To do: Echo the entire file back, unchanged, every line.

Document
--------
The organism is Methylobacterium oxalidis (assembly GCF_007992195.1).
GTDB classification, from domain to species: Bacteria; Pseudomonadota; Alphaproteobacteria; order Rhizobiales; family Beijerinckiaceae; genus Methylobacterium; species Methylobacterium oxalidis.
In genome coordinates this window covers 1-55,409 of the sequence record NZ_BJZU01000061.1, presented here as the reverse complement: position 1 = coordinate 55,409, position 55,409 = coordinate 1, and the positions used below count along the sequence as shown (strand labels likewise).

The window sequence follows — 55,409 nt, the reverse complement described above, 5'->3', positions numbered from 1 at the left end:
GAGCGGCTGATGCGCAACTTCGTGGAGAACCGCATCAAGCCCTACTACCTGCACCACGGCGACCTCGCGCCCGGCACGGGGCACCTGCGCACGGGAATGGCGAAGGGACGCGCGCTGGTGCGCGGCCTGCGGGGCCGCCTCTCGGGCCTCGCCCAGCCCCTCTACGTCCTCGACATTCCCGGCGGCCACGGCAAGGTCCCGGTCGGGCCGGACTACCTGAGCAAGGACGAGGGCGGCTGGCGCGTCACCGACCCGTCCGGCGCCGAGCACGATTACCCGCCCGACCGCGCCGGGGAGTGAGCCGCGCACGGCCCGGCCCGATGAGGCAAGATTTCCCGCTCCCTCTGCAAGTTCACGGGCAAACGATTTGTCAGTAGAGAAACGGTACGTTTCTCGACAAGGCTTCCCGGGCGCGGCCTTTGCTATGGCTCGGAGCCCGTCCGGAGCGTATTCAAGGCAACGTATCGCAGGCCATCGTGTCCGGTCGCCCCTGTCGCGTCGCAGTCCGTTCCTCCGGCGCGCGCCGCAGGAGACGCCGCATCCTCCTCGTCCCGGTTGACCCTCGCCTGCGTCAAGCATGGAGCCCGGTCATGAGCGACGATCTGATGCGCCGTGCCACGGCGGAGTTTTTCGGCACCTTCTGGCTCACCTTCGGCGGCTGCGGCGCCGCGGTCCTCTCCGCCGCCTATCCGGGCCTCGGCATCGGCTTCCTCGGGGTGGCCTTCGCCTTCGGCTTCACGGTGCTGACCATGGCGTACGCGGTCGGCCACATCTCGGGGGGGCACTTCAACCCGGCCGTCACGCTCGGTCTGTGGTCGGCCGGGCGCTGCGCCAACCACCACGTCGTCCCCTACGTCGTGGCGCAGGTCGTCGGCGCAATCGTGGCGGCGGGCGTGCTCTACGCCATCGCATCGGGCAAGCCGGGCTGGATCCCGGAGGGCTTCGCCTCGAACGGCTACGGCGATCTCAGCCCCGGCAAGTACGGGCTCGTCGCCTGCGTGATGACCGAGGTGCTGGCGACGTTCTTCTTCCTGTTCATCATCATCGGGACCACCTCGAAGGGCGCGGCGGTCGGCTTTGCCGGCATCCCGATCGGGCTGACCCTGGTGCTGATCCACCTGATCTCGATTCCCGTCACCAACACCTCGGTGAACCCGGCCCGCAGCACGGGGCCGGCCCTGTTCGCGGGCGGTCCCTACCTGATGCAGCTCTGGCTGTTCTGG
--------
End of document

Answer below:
The organism is Methylobacterium oxalidis (assembly GCF_007992195.1).
GTDB classification, from domain to species: Bacteria; Pseudomonadota; Alphaproteobacteria; order Rhizobiales; family Beijerinckiaceae; genus Methylobacterium; species Methylobacterium oxalidis.
In genome coordinates this window covers 1-55,409 of the sequence record NZ_BJZU01000061.1, presented here as the reverse complement: position 1 = coordinate 55,409, position 55,409 = coordinate 1, and the positions used below count along the sequence as shown (strand labels likewise).

The window sequence follows — 55,409 nt, the reverse complement described above, 5'->3', positions numbered from 1 at the left end:
GAGCGGCTGATGCGCAACTTCGTGGAGAACCGCATCAAGCCCTACTACCTGCACCACGGCGACCTCGCGCCCGGCACGGGGCACCTGCGCACGGGAATGGCGAAGGGACGCGCGCTGGTGCGCGGCCTGCGGGGCCGCCTCTCGGGCCTCGCCCAGCCCCTCTACGTCCTCGACATTCCCGGCGGCCACGGCAAGGTCCCGGTCGGGCCGGACTACCTGAGCAAGGACGAGGGCGGCTGGCGCGTCACCGACCCGTCCGGCGCCGAGCACGATTACCCGCCCGACCGCGCCGGGGAGTGAGCCGCGCACGGCCCGGCCCGATGAGGCAAGATTTCCCGCTCCCTCTGCAAGTTCACGGGCAAACGATTTGTCAGTAGAGAAACGGTACGTTTCTCGACAAGGCTTCCCGGGCGCGGCCTTTGCTATGGCTCGGAGCCCGTCCGGAGCGTATTCAAGGCAACGTATCGCAGGCCATCGTGTCCGGTCGCCCCTGTCGCGTCGCAGTCCGTTCCTCCGGCGCGCGCCGCAGGAGACGCCGCATCCTCCTCGTCCCGGTTGACCCTCGCCTGCGTCAAGCATGGAGCCCGGTCATGAGCGACGATCTGATGCGCCGTGCCACGGCGGAGTTTTTCGGCACCTTCTGGCTCACCTTCGGCGGCTGCGGCGCCGCGGTCCTCTCCGCCGCCTATCCGGGCCTCGGCATCGGCTTCCTCGGGGTGGCCTTCGCCTTCGGCTTCACGGTGCTGACCATGGCGTACGCGGTCGGCCACATCTCGGGGGGGCACTTCAACCCGGCCGTCACGCTCGGTCTGTGGTCGGCCGGGCGCTGCGCCAACCACCACGTCGTCCCCTACGTCGTGGCGCAGGTCGTCGGCGCAATCGTGGCGGCGGGCGTGCTCTACGCCATCGCATCGGGCAAGCCGGGCTGGATCCCGGAGGGCTTCGCCTCGAACGGCTACGGCGATCTCAGCCCCGGCAAGTACGGGCTCGTCGCCTGCGTGATGACCGAGGTGCTGGCGACGTTCTTCTTCCTGTTCATCATCATCGGGACCACCTCGAAGGGCGCGGCGGTCGGCTTTGCCGGCATCCCGATCGGGCTGACCCTGGTGCTGATCCACCTGATCTCGATTCCCGTCACCAACACCTCGGTGAACCCGGCCCGCAGCACGGGGCCGGCCCTGTTCGCGGGCGGTCCCTACCTGATGCAGCTCTGGCTGTTCTGG